The European Investment Bank has specific obligations in its mandates to achieve social and environmental goals beyond the financial bottom line, including “reducing poverty with the objective of sustainable development” (The Cotonou Agreement, for African, Caribbean and Pacific countries) and “the improvement or protection of the environment” (External Lending Mandate for Asian and Latin American countries).
In practice, however, the EIB has been involved (actively, though the bank has a notorious tendency to take a “back seat” role) in some of the most egregious and destructive large-scale projects funded by international financial institutions (IFIs) in recent years. The Chad-Cameroon pipeline , the Lesotho Highlands water project , the Nam Theun II dam , the West Africa gas pipeline and other highly contentious projects have all been made possible through the provision of EIB loans.
There are several institutional flaws in the EIB that cause this. One is its structure of decision-making: the EIB’s major investment decisions are taken by a non-resident board of directors, made up of EU finance ministers, that meets ten times a year, reviewing an average of 30 projects in a single sitting. This kind of rushed process means that once a project gets into the EIB’s funding pipeline, it is virtually guaranteed support.
The EIB also lacks the capacity and expertise to analyse or monitor projects in a consistently pro-developmental manner. Projects are evaluated almost entirely by economists, with a minimal sustainable development unit that is marginalised within project design and appraisal. A project’s “rate of return” and other econometric criteria dominate project selection.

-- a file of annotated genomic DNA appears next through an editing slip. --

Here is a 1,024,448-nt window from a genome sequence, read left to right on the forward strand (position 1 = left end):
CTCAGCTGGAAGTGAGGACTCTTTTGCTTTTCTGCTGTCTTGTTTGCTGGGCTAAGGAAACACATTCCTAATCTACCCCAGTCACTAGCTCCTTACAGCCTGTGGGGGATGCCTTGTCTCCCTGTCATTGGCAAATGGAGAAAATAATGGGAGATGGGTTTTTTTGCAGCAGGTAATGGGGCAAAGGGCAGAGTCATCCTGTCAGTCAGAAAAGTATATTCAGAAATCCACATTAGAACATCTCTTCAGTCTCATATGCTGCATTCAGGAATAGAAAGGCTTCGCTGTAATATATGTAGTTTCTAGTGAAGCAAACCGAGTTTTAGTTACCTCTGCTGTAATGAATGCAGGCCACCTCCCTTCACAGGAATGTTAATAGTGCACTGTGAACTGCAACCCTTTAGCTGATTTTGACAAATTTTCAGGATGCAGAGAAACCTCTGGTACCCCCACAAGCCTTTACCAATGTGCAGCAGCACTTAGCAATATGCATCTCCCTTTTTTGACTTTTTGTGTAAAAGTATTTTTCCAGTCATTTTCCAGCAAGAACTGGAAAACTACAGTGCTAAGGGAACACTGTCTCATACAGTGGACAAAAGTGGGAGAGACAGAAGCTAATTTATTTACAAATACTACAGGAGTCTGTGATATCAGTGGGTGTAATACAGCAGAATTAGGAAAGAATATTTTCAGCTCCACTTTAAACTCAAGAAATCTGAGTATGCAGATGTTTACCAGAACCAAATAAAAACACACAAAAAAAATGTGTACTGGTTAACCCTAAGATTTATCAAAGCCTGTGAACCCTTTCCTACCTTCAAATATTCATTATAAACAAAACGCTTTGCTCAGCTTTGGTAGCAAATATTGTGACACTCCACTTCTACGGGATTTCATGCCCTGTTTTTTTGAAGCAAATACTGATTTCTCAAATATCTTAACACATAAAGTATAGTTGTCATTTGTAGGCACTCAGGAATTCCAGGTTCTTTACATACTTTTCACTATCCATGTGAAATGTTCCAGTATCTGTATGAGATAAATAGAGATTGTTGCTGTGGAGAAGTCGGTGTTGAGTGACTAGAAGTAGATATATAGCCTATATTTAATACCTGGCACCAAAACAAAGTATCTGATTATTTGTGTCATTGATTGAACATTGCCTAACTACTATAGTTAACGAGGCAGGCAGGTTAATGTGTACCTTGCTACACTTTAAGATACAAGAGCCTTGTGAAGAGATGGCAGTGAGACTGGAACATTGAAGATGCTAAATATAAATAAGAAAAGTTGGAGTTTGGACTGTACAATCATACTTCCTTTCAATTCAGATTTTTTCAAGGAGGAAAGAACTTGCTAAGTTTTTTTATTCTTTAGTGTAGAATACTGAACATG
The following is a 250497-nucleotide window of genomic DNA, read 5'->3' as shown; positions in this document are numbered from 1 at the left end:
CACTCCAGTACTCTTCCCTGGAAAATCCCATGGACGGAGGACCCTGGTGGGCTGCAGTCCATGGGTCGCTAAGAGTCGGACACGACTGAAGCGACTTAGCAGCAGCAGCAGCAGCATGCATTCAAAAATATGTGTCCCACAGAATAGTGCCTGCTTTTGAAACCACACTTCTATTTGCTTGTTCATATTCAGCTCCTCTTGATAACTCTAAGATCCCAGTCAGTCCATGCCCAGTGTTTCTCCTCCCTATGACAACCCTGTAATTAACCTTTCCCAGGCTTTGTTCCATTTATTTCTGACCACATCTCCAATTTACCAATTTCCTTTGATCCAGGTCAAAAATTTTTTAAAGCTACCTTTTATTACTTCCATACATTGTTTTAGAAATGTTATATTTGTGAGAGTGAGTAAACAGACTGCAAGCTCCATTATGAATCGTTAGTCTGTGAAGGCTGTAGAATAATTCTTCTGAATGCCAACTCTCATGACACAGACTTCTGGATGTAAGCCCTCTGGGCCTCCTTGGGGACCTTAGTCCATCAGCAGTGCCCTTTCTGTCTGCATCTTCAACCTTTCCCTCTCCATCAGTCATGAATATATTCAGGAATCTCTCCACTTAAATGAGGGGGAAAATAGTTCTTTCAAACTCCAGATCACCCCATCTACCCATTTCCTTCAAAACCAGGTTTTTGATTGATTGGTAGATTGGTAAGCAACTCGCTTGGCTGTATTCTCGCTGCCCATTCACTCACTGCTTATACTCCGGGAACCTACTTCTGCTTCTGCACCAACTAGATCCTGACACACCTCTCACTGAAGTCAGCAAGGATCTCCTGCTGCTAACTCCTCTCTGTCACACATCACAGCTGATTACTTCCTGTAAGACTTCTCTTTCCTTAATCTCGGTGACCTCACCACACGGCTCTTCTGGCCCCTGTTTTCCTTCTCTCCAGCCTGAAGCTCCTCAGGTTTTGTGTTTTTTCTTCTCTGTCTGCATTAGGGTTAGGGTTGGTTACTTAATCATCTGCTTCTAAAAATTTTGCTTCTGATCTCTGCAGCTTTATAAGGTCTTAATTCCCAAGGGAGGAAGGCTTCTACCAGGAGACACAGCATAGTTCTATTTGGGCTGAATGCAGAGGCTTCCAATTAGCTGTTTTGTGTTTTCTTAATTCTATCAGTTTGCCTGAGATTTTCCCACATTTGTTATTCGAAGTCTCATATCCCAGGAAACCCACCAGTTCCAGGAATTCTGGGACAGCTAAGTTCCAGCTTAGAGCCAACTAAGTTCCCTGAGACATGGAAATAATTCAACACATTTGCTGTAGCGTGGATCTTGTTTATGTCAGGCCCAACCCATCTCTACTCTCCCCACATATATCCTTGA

There are similar limitations in the EIB’s belief system. The EIB is committed to a somewhat outmoded ideology of bottom-line economic growth, which in its own words “can only be driven by the private sector.” The result is a very clear tendency towards supporting large-scale, environmentally and socially destructive projects whose primary beneficiaries are major corporations. In many cases these beneficiaries are more in need of the ‘political risk insurance’ provided by a public financial institution than the actual money.
The ‘growth ideology’ also ignores the social implications of growth in real human societies. A rising tide does not float all boats equally, but noticeably improves the lot of some groups, sectors and classes, while at the same time having limited or even negative impacts on others. The results can often be social polarisation, conflict and tension, as well as the withering away of some industries as others flourish.
A classic example is the oil and gas sector, in which the EIB is the world’s largest lender, providing nearly 60 percent of total IFI support for the sector in 2006. So paradoxically damaging has the discovery of oil and gas been to many countries’ economies and societies that analysts have coined the term “resource curse”.
More up-to-date analysis focuses on the distributional impacts of economic growth – who benefits and who loses – and on project ownership: the early involvement of affected communities in project design and operations, so that projects are more likely to benefit local people and thus ultimately have a greater chance of success.